Effects of Exogenous Gonadal Steroids on Leptin Homeostasis in Rats
Article first published online: 6 SEP 2012
1999 North American Association for the Study of Obesity (NAASO)
Volume 7, Issue 6, pages 586–592, November 1999
How to Cite
Wu-Peng, S., Rosenbaum, M., Nicolson, M., Chua, S. C. and Leibel, R. L. (1999), Effects of Exogenous Gonadal Steroids on Leptin Homeostasis in Rats. Obesity Research, 7: 586–592. doi: 10.1002/j.1550-8528.1999.tb00718.x
- Issue published online: 6 SEP 2012
- Article first published online: 6 SEP 2012
- Received for review December 30, 1998; Accepted for publication in final form June 8, 1999.
WU-PENG, SHARON, MICHAEL ROSENBAUM, MARGERY NICOLSON, STREAMSON C. CHUA, AND RUDOLPH L. LEIBEL. Effects of exogenous gonadal steroids on leptin homeostasis in rats. Obes Res.
Background: In humans, circulating concentrations of the hormone leptin, normalized to body fat mass, are significantly higher in females compared to males. This experiment was designed to determine whether the administration of exogenous androgen or estrogen would significantly alter the relationship between plasma leptin and fat mass in rats.
Methods: In the first experiment, plasma leptin and retro-peritoneal and parametrial (female)/epididymal (male) adipose tissue expression of leptin mRNA were measured in five male and five female 9. 5-week-old Sprague-Dawley rats. In a second experiment, gonadectomized 10. 5-week-old female Sprague-Dawley rats received 1 or 2 weeks of daily intraperitoneal injections (in oil) of 750 mg testosterone propionate, 2. 5 μg of estradiol benzoate or vehicle. At 0, 1, and 2 weeks, plasma concentrations of leptin, fat pad weight of parametrial and retroperitoneal fat pads, and leptin mRNA expression by Northern blot in retroperitoneal fat pads were determined. Daily weight and food intake of animals were monitored throughout the study.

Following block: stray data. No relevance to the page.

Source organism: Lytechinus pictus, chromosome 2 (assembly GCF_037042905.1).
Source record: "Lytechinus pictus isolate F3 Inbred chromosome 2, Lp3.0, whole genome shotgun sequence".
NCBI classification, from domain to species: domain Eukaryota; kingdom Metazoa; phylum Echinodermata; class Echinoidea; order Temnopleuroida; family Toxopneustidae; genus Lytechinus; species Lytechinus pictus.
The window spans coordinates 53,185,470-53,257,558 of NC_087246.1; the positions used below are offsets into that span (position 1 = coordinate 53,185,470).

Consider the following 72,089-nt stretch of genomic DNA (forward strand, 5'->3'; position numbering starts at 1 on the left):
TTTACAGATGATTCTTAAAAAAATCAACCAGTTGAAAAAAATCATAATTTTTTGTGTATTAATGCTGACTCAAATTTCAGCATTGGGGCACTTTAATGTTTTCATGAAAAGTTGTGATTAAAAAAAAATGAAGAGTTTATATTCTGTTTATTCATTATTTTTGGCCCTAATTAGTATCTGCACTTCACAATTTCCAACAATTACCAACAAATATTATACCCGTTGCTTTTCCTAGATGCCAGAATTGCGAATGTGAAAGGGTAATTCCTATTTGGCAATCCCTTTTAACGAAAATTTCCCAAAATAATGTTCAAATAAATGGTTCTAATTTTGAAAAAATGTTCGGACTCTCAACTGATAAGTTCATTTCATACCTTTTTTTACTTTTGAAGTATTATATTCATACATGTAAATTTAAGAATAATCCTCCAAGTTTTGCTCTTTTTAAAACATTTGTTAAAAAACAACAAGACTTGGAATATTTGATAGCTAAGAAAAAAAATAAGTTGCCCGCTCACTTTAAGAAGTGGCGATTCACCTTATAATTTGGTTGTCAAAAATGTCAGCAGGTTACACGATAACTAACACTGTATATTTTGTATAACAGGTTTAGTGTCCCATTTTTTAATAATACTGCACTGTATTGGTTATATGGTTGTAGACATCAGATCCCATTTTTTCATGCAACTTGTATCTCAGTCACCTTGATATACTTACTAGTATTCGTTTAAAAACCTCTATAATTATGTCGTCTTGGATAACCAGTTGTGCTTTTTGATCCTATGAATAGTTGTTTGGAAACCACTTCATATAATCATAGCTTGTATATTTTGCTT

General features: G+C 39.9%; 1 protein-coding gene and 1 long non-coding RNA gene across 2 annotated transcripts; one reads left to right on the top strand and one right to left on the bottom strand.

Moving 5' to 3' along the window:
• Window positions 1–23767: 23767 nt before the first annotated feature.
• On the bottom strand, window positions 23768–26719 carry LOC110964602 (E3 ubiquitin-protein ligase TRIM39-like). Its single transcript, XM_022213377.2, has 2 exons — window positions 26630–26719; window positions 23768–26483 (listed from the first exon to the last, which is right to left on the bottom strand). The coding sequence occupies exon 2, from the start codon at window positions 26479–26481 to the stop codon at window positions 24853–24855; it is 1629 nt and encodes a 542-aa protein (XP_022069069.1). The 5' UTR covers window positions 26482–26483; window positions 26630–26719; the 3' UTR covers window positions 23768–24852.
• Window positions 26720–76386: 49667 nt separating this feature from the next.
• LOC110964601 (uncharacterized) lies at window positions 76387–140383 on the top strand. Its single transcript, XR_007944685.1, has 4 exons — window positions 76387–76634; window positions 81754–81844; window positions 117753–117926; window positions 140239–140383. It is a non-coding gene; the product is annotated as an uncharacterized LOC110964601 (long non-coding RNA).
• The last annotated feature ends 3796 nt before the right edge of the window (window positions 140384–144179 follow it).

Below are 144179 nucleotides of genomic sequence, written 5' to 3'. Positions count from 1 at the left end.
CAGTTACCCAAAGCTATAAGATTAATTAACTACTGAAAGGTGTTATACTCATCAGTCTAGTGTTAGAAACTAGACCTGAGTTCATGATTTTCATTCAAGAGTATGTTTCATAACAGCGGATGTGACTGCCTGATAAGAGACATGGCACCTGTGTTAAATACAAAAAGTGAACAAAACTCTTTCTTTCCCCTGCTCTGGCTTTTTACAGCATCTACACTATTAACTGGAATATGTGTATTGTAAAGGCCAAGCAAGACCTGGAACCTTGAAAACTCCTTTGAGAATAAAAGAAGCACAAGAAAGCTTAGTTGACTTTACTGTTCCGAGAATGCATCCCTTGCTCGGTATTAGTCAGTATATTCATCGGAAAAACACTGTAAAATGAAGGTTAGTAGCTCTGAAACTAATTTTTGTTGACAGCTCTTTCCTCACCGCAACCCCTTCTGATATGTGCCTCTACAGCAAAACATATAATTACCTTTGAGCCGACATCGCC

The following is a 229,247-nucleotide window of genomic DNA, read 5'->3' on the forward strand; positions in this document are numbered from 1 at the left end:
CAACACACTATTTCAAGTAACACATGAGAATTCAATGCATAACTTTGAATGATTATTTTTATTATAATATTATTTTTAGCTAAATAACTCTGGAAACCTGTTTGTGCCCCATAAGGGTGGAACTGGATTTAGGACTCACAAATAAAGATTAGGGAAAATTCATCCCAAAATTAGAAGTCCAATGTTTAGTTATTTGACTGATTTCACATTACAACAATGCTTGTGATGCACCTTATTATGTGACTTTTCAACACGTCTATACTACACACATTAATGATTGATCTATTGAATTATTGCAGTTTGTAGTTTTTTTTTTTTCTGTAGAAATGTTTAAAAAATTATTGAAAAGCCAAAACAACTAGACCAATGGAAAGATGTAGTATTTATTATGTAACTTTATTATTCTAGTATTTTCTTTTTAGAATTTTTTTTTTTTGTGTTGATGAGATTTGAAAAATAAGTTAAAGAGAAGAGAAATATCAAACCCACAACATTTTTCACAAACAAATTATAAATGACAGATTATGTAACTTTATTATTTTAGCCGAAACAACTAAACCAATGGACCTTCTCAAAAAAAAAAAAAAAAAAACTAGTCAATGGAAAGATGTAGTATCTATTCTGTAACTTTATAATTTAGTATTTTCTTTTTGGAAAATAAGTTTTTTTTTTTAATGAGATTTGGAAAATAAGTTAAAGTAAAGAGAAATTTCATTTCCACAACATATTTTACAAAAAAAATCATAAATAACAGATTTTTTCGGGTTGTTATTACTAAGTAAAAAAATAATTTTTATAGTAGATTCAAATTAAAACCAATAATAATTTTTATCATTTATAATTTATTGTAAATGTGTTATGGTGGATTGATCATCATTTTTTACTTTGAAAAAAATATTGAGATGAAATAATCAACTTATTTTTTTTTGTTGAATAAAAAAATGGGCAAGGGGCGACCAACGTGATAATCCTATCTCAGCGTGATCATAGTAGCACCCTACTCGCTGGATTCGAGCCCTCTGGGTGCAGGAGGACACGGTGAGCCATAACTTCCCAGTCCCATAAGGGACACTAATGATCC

Results: Circulating leptin concentrations per unit of fat pad mass and leptin mRNA expression normalized to actin mRNA were higher in gonadally intact female compared to male rats. Compared to placebo, estrogen administration decreased food intake and body weight, but had no significant effect on leptin mRNA expression or on circulating leptin concentration. Testosterone administration increased body weight and decreased expression of leptin mRNA (only after 2 weeks), but did not change food intake or circulating leptin concentration.
Conclusions: Administration of estrogen did not affect either leptin expression or the circulating concentration of leptin. Administration of androgen decreased expression of leptin mRNA. However, even after 2 weeks of testosterone administration to gonadectomized females, plasma leptin concentration, corrected for fat pad weight, was higher in gonadectomized females than in intact males, Thus, sex steroid-associated changes in plasma leptin concentration and leptin mRNA expression are not sufficient to explain the observed sexual dimorphism in plasma leptin concentrations in rats.